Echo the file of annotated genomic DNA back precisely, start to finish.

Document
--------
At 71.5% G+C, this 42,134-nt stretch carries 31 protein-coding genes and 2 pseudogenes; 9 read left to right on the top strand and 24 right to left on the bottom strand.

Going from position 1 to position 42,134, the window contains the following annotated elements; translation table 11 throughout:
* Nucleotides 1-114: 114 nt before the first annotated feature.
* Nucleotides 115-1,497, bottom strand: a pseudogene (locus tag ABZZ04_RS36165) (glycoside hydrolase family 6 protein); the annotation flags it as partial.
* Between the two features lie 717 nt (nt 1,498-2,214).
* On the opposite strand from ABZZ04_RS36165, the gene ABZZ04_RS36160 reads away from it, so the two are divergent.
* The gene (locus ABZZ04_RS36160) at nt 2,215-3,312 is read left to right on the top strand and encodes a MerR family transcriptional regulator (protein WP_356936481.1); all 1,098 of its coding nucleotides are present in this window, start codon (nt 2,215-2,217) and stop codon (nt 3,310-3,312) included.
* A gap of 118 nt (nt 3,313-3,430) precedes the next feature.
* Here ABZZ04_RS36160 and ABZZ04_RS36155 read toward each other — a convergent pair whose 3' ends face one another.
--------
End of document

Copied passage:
At 71.5% G+C, this 42,134-nt stretch carries 31 protein-coding genes and 2 pseudogenes; 9 read left to right on the top strand and 24 right to left on the bottom strand.

Going from position 1 to position 42,134, the window contains the following annotated elements; translation table 11 throughout:
* Nucleotides 1-114: 114 nt before the first annotated feature.
* Nucleotides 115-1,497, bottom strand: a pseudogene (locus tag ABZZ04_RS36165) (glycoside hydrolase family 6 protein); the annotation flags it as partial.
* Between the two features lie 717 nt (nt 1,498-2,214).
* On the opposite strand from ABZZ04_RS36165, the gene ABZZ04_RS36160 reads away from it, so the two are divergent.
* The gene (locus ABZZ04_RS36160) at nt 2,215-3,312 is read left to right on the top strand and encodes a MerR family transcriptional regulator (protein WP_356936481.1); all 1,098 of its coding nucleotides are present in this window, start codon (nt 2,215-2,217) and stop codon (nt 3,310-3,312) included.
* A gap of 118 nt (nt 3,313-3,430) precedes the next feature.
* Here ABZZ04_RS36160 and ABZZ04_RS36155 read toward each other — a convergent pair whose 3' ends face one another.